When Faced with Crises: What We Can Learn from Starbucks
WE Communications Blog: Corporate Citizenship, WE Communications Blog: Consumer
In recent years, Starbucks has generated a huge amount of press coverage for its social initiatives. From committing to hiring 10,000 refugees globally by 2022, to celebrating those who are doing extraordinary things to effect positive change, it’s no surprise the world-famous coffee brand was recently ranked by Fortune as one of the World’s Most Admired Companies.
Unfortunately, being beloved means that when things go wrong, the scrutiny and consequences come twice as hard. At the beginning of this month, a Philadelphia Starbucks came under fire when a viral video revealed two black men being escorted out of the store because they hadn’t ordered anything. This prompted a furious backlash on social media, including a call to #BoycottStarbucks.
Against this backdrop, there are valuable communications lessons we can learn from Starbucks CEO Kevin Johnson on how to handle public crises to minimise damage to the brand, while also regaining trust and loyalty from consumers.
Don’t dally on your position
The best thing Johnson could do after the incident was to come out with a strong statement and stance on what happened. Considering the size, scale and franchising of Starbucks, it’s impressive that Johnson was able to get properly informed about the incident and ensured the statement he shared was in line with Starbucks’ values, all within the span of 48 hours.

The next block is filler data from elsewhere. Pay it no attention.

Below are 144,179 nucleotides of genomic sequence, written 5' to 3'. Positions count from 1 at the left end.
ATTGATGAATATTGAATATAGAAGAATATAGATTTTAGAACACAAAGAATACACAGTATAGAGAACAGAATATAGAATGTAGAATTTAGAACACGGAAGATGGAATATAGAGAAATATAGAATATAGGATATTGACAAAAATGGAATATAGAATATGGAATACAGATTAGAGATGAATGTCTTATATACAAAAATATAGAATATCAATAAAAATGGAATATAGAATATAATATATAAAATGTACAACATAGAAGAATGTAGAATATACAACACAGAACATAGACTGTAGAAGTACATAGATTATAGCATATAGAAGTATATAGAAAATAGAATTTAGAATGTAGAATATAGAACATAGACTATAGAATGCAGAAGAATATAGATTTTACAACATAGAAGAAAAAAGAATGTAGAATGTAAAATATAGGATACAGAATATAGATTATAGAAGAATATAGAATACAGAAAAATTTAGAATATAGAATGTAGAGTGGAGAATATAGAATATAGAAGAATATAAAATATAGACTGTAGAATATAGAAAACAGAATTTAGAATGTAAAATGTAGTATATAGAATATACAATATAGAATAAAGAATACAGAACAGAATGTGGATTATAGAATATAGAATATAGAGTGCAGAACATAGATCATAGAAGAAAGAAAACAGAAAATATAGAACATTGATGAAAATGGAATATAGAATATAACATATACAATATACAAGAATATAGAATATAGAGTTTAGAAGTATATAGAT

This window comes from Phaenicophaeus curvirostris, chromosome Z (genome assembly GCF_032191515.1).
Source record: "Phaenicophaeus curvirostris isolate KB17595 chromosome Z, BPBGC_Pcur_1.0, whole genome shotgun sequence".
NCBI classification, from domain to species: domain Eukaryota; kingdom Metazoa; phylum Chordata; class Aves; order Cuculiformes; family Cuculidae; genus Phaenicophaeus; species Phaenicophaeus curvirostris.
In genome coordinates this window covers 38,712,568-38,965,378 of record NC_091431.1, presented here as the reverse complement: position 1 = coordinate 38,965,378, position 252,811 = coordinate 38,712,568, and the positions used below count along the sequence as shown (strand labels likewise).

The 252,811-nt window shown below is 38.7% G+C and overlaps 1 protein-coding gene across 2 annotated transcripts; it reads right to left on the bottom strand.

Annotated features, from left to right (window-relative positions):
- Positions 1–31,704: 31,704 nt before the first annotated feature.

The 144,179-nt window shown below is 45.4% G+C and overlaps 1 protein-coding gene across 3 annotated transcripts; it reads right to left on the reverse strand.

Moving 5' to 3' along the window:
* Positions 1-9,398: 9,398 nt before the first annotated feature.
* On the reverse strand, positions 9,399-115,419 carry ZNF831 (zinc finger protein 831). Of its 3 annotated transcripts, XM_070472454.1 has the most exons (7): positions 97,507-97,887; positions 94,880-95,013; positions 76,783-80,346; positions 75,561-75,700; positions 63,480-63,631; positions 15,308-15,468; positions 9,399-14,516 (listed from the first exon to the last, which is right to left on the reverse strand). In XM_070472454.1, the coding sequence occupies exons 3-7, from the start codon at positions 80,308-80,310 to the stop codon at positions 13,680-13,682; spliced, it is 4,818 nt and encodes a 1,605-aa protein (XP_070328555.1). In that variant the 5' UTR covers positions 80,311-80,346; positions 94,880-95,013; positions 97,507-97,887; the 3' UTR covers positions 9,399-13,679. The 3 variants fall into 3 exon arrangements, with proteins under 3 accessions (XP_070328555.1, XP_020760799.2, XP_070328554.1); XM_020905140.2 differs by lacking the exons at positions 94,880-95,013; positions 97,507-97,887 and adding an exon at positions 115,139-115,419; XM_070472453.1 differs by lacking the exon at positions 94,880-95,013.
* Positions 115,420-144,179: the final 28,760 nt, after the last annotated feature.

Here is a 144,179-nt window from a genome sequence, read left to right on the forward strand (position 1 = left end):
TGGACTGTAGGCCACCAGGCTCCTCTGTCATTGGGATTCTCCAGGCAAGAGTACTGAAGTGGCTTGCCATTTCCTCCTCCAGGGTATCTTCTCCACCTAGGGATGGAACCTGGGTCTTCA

The biggest lesson we can take from Johnson is to have a solution to tackle the problem. Choosing to shut down more than 8,000 stores across the U.S. to conduct racial-bias training for employees shows consumers that it cares more about the people than the profit. For consumers, this proves that Starbucks intends to make sure this doesn’t happen again.
From the beginning, Johnson has shown accountability for what happened. In multiple interviews, he has said he wants to meet with the men that were affected. He also recognises that these incidents do not stop with the store manager, but should be discussed and considered even within the upper echelons of the management team. In short, he recognises that as CEO, he is responsible and accountable for the employee culture and actions at Starbucks.
While it remains to be seen what the short- and long-term consequences of this incident will be, it is safe to say that technology and social media played a huge role in bringing these incidents to light, and can be used to bridge transparency and hold companies accountable. As such, CEOs and business leaders need to be ready to take a stand, speak out and infuse purpose and integrity into all facets of their brand and business. And we, as communicators, need to be ready to help them navigate these ever-changing times.